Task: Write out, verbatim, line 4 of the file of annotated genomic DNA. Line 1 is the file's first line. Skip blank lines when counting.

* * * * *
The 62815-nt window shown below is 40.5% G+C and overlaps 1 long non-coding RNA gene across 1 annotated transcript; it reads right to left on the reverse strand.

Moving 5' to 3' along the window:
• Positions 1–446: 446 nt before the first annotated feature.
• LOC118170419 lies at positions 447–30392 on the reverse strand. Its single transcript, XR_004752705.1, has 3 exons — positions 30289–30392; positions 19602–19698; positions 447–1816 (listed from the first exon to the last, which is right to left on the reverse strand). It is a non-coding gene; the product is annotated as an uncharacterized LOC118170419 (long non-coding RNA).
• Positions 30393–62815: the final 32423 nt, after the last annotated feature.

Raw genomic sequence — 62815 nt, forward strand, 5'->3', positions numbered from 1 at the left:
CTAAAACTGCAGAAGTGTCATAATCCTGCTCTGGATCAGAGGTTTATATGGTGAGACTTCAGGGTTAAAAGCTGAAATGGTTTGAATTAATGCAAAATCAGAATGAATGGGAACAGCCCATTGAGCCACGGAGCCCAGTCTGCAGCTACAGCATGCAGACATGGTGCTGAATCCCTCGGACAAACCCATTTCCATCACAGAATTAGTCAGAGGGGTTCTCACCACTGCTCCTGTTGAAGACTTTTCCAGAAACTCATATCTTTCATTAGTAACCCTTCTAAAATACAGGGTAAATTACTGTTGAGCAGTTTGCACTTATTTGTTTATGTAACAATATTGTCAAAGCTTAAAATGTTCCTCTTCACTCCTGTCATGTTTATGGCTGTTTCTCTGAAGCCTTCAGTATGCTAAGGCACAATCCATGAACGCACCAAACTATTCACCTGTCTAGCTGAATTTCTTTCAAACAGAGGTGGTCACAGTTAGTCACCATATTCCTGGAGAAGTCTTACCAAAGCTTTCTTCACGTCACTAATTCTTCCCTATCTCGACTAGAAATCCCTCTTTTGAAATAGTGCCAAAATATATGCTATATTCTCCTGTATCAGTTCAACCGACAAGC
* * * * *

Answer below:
• LOC118170419 lies at positions 447–30392 on the reverse strand. Its single transcript, XR_004752705.1, has 3 exons — positions 30289–30392; positions 19602–19698; positions 447–1816 (listed from the first exon to the last, which is right to left on the reverse strand). It is a non-coding gene; the product is annotated as an uncharacterized LOC118170419 (long non-coding RNA).